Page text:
Why I Treat My $5000 Camera Like Crap
If it means getting the shot, you better believe I’ll risk covering my camera in mud.
There it was… standing in the dramatic backdrop of Monument Valley in Utah, I saw a mud puddle that was begging for my attention. I knew almost instinctively that I wanted to photograph of my Jeep Wrangler ripping through the muddy puddle at high speed. There are a lot of different ways to approach shooting a scene like that. Looking at the scene, I knew I wanted to shoot it low and super-wide. Meaning I’d be within a few feet of the Jeep, and my camera would be within inches of the puddle. This shot meant I’d briefly treat my $5000 camera like crap.
Camera’s aren’t cheap, but is your expensive gear getting in the way of you creating?
I visualized a photo in my head that I wanted to create. My photograph involved a fast shutter speed, a Jeep Wrangler, and a lot of mud. I also knew that meant I was probably going to soak my camera with mud flying in all directions. Hailey and I paid for all our gear, no Sony sponsors here, and gear is unreasonably expensive. My camera body $3999, lens $1000, multiplied by two, but we didn’t even hesitate. I gave my buddy the signal, and he drove the Jeep through the water at about 50 km/h from about 2 meters in front of us.
We got the shot. But both of our cameras were absolutely soaked and covered in mud. The thing is, creativity and vision is more important than anything else. Cameras are tools and it’s your job to find a tool that can keep up with your creativity. If your equipment is holding you back and you’re not creating your vision because you’re too afraid to scuff up your camera body, or get mud on your lens, then you’re going about it backwards.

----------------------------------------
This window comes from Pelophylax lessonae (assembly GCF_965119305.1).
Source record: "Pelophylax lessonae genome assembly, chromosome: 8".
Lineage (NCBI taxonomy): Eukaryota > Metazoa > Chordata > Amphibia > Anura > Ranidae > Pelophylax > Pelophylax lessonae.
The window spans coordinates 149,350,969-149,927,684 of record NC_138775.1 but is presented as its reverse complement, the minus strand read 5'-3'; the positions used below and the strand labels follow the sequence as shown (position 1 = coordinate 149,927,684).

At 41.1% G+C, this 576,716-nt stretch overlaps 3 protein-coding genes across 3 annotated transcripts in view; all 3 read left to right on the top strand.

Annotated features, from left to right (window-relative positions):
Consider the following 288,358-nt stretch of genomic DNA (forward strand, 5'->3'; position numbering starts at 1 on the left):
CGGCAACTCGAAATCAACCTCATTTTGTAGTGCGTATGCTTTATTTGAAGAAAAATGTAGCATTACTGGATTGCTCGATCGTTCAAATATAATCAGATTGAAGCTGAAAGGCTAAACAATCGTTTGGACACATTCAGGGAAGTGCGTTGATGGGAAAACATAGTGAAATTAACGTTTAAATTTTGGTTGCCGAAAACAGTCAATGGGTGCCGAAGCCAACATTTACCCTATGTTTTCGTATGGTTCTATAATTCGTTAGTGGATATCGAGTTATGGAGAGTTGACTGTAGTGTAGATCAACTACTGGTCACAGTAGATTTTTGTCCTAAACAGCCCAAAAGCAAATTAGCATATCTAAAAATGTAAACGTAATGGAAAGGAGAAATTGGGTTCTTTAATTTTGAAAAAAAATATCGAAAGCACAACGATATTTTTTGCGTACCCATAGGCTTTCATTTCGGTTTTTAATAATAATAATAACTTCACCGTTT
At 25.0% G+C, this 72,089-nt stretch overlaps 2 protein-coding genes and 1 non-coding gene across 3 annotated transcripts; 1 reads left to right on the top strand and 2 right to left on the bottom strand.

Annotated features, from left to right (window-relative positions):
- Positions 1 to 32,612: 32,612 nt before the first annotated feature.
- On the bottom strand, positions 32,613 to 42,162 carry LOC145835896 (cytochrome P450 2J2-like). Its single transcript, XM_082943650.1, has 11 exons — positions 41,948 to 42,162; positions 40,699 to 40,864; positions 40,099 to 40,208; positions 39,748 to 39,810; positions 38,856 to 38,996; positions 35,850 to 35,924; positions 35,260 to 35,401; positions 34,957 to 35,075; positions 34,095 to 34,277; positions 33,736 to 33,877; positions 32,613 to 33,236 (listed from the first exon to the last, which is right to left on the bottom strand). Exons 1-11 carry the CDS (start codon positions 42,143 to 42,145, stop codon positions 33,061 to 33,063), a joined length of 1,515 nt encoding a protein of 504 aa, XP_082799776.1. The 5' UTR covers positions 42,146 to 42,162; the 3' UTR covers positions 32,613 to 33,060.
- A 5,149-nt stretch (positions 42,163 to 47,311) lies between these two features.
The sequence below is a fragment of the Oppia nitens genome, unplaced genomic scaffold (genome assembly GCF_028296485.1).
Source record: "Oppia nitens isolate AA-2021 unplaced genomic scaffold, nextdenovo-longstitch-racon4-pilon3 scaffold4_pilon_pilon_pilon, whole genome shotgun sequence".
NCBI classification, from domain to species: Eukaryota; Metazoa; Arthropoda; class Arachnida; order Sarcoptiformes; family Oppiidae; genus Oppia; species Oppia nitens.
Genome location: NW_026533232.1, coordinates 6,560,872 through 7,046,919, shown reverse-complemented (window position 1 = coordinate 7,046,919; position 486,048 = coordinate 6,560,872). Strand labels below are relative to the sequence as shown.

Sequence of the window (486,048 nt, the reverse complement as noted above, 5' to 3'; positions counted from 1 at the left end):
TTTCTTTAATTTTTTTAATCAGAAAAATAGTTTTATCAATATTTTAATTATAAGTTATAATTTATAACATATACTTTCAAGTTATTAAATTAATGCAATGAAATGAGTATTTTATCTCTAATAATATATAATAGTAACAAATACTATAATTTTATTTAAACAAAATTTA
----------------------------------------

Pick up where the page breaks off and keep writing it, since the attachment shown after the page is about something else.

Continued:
This isn’t an invitation to be wreck-less
I’m not saying to throw your camera off of a cliff with complete disregard. I think you can be a responsible camera owner but also prioritize creativity at the same time. First of all, use the cameras that can keep up with you and your shooting needs. Secondly, insuring your gear will give you a little bit more peace of mind if the worst possible outcome happens.
Re-think what you think you know about your equipment’s limitations.
There’s a general misconception with camera gear and the photography community and that’s that camera’s are sensitive and fragile. Some are more than others, but at the end of the day, these cameras are tools. Start using cameras like the tools that they were designed to be. A lot of camera owners would be surprised to discover their equipment is so much tougher than they think. Tons of professional cameras are weather sealed. That means outdoor elements, such as salt water spray, sand, dust, snow, and sun hardly stand a chance.
Are you willing to go the extra mile to create your shot, even if it means spending a few hours cleaning some dirt and grime off of your gear?
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